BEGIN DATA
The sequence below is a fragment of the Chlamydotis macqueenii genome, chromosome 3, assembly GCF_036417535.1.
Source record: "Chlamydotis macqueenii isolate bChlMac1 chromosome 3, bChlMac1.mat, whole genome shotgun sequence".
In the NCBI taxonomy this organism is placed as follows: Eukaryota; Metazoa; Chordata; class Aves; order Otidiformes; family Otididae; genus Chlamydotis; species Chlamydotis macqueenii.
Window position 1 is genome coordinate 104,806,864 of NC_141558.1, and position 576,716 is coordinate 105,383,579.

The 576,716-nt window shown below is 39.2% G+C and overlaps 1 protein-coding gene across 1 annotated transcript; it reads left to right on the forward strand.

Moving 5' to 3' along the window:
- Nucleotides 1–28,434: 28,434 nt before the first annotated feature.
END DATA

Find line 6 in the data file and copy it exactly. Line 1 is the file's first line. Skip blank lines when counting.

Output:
Moving 5' to 3' along the window: